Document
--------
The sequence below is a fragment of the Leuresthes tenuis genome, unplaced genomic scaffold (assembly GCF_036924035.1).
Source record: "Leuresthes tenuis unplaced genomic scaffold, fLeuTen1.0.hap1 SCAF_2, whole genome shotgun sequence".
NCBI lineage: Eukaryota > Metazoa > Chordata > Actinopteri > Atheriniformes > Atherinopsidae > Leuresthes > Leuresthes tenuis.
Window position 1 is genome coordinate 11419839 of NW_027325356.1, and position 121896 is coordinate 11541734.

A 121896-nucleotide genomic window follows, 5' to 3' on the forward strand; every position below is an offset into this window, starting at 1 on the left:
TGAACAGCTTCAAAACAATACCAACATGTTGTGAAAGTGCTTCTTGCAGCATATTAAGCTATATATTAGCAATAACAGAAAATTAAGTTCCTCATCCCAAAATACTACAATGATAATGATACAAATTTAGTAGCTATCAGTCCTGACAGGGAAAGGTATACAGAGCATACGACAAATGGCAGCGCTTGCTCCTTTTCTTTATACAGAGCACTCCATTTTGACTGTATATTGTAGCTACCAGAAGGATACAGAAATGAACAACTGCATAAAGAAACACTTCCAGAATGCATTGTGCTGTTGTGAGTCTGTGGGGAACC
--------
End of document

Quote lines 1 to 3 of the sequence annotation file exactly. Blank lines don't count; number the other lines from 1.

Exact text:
The sequence below is a fragment of the Leuresthes tenuis genome, unplaced genomic scaffold (assembly GCF_036924035.1).
Source record: "Leuresthes tenuis unplaced genomic scaffold, fLeuTen1.0.hap1 SCAF_2, whole genome shotgun sequence".
NCBI lineage: Eukaryota > Metazoa > Chordata > Actinopteri > Atheriniformes > Atherinopsidae > Leuresthes > Leuresthes tenuis.